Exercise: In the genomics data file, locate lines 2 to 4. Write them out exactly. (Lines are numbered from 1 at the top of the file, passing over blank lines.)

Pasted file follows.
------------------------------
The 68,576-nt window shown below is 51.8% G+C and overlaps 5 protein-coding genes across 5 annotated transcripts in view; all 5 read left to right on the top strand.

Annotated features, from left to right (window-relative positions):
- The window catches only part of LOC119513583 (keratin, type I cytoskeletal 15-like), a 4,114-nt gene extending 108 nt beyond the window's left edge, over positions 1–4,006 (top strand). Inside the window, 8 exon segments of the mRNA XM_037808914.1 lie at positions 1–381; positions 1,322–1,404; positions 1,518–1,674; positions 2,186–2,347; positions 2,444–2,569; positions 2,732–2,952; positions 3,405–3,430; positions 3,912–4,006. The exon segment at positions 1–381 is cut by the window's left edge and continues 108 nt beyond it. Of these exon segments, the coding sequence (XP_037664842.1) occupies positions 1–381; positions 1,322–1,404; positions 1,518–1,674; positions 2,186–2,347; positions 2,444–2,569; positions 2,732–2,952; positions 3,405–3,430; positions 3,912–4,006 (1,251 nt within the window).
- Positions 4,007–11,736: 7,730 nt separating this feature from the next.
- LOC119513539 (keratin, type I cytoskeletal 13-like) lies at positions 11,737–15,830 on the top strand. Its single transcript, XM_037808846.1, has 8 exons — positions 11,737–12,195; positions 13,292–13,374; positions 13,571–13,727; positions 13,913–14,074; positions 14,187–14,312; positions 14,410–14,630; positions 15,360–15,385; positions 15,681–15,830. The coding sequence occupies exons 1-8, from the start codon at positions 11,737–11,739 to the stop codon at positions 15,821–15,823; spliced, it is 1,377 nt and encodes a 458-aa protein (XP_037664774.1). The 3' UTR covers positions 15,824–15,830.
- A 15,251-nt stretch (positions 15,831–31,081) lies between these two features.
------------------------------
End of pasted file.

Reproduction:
Annotated features, from left to right (window-relative positions):
- The window catches only part of LOC119513583 (keratin, type I cytoskeletal 15-like), a 4,114-nt gene extending 108 nt beyond the window's left edge, over positions 1–4,006 (top strand). Inside the window, 8 exon segments of the mRNA XM_037808914.1 lie at positions 1–381; positions 1,322–1,404; positions 1,518–1,674; positions 2,186–2,347; positions 2,444–2,569; positions 2,732–2,952; positions 3,405–3,430; positions 3,912–4,006. The exon segment at positions 1–381 is cut by the window's left edge and continues 108 nt beyond it. Of these exon segments, the coding sequence (XP_037664842.1) occupies positions 1–381; positions 1,322–1,404; positions 1,518–1,674; positions 2,186–2,347; positions 2,444–2,569; positions 2,732–2,952; positions 3,405–3,430; positions 3,912–4,006 (1,251 nt within the window).
- Positions 4,007–11,736: 7,730 nt separating this feature from the next.